Many people feel donating a part of their liver is rewarding and satisfying. It is quite normal to have some concerns over donating a part of your liver. Often talking over your feelings and concerns with your family members and the medical staff can ease those concerns and worries. You may find it helpful to talk with someone who has donated an organ to a family member. Ask the transplant nurse if that is possible.

What if I decide not to donate part of my liver?

Deciding to donate a part of your liver should be your decision without family pressure. It is up to you to decide if donating is right for you. You need to consider all the facts, the risks, and the benefits to decide what is right for you. Also the person with liver failure who needs a transplant has a right to decide that they do not want a transplant or they do not want to ask you to donate.

Who else can donate a part of their liver?

Sometimes other family members or friends ask if they can donate a part of their liver. We do evaluate other family members such as wives, husbands, or more distant relatives. Talk with your transplant nurse or doctor if you are interested in this option.


New HCV Therapies on the Horizon

Clinical Microbiology and Infection
DOI: 10.1111/j.1469-0691.2010.03430.x
Copyright © 2010 European Society of Clinical Microbiology and Infectious
Accepted Article (Accepted, unedited articles published online for future issues)

Author Information
Medizinische Klinik 1, Klinikum der J. W. Goethe-Universität, Frankfurt am Main, Germany

*Correspondence: Christoph Sarrazin,
*Correspondence: Corresponding author: Christoph Sarrazin, MD Medizinische Klinik 1 Klinikum der J.W. Goethe-Universität Theodor-Stern-Kai 7 60590 Frankfurt am Main, Germany Phone: +496963015122; Fax: +4969630183112 Email:


Improved understanding of the hepatitis C virus (HCV) life-cycle has led to the discovery of numerous potential targets for antiviral therapy. HCV polyprotein processing and replication have been identified as the most promising viral targets. However, viral entry and fusion, RNA translation, virus assembly and release and several host cell factors may provide alternative attractive targets for future anti-HCV therapies.

Inhibitors of the HCV NS3/4A protease are currently the most advanced in clinical development. Monotherapy with protease inhibitors revealed high antiviral activity but was associated with a frequent selection of resistant HCV variants, often resulting in viral breakthrough. However, there is encouraging evidence from phase 2/3 trials, indicating that the addition of a protease inhibitor (e.g. telaprevir and boceprevir) to pegylated interferon-alfa/ribavirin substantially improves sustained virologic response rates in both treatment-naïve and -experienced patients with HCV genotype 1.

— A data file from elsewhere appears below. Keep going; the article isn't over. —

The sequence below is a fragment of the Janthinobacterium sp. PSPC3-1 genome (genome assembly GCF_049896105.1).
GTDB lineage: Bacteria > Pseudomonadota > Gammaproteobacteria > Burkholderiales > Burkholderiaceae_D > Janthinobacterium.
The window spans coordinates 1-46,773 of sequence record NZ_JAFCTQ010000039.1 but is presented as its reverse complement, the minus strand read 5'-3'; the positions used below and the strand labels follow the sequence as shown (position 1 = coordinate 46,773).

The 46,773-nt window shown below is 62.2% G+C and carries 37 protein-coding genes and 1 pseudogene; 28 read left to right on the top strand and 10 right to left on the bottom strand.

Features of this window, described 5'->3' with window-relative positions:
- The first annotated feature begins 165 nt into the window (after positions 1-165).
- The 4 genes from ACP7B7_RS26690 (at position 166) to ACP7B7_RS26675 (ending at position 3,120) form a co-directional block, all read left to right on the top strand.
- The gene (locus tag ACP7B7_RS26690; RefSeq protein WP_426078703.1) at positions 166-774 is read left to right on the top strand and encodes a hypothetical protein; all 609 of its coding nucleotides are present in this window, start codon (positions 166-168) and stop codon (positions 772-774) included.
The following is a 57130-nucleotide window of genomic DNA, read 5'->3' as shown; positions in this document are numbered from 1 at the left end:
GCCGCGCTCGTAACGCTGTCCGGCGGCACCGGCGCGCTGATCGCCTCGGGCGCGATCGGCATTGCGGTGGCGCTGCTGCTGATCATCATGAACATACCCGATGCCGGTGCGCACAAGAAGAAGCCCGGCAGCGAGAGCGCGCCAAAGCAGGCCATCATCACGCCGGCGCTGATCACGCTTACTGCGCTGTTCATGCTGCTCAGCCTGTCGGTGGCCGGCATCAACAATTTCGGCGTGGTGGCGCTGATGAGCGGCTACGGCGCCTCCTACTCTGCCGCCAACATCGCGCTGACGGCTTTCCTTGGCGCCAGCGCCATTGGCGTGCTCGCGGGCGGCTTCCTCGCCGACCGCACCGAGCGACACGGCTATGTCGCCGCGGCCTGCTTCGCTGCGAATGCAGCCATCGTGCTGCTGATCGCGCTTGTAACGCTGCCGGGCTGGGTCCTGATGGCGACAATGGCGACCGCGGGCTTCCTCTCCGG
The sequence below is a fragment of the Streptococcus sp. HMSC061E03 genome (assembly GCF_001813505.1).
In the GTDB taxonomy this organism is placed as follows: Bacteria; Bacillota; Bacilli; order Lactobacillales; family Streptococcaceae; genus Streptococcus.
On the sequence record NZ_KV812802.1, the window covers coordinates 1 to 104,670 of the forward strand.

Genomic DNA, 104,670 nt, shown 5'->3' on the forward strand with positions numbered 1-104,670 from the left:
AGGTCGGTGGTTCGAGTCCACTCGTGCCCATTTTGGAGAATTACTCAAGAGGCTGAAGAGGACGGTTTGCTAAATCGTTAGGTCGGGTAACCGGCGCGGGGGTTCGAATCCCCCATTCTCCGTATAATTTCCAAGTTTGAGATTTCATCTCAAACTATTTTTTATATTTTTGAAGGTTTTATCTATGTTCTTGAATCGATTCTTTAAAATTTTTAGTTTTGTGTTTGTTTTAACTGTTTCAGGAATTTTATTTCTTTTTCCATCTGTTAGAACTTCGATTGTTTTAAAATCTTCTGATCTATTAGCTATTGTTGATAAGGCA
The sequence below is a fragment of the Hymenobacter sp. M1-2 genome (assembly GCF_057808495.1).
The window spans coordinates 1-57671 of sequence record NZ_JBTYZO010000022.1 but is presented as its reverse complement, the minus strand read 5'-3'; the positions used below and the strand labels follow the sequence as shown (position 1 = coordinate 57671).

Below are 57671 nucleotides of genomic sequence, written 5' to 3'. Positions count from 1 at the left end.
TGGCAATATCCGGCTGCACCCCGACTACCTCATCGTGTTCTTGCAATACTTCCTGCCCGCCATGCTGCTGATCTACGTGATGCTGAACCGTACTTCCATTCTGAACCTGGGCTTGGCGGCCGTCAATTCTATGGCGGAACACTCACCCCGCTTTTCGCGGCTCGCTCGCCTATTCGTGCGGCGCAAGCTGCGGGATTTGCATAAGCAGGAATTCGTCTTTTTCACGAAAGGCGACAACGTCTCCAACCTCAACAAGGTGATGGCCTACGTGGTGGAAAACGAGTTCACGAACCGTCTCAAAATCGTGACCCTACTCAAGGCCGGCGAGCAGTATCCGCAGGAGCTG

Nucleos(t)ide inhibitors of the HCV NS5B polymerase have shown variable antiviral activity against different HCV genotypes but seem to have a higher genetic barrier to resistance compared to protease inhibitors. In addition, several allosteric binding sites have been identified for non-nucleoside inhibitors of the NS5B polymerase. However, development of a substance with high antiviral activity and a high genetic barrier to resistance seems to be difficult. Among the different host-cell targeting compounds in early clinical development, cyclophilin-inhibitors have shown the most promising results.

Although advances have also been made towards the improvement of interferons, combinations of antiviral agents with different mechanisms of action may lead to the eventual possibility of interferon-free regimens.


AASLD: From Podium to Practice: Updates in HCV Treatment

Source: CCO Official Conference Coverage of the 2010 Annual Meeting of the American Association for the Study of Liver Diseases*

*CCO is an independent medical education company that provides state-of-the-art medical information to healthcare professionals through conference coverage and other educational programs

Capsule Summaries
Disclaimer: The materials published on the Clinical Care Options Sites reflect the views of the reviewers or authors of the CCO material, not those of Clinical Care Options, LLC, the CME provider, or the companies providing educational grants. The materials may discuss uses and dosages for therapeutic products that have not been approved by the United States Food and Drug Administration. A qualified healthcare professional should be consulted before using any therapeutic product discussed. Readers should verify all information and data before treating patients or using any therapies described in these materials.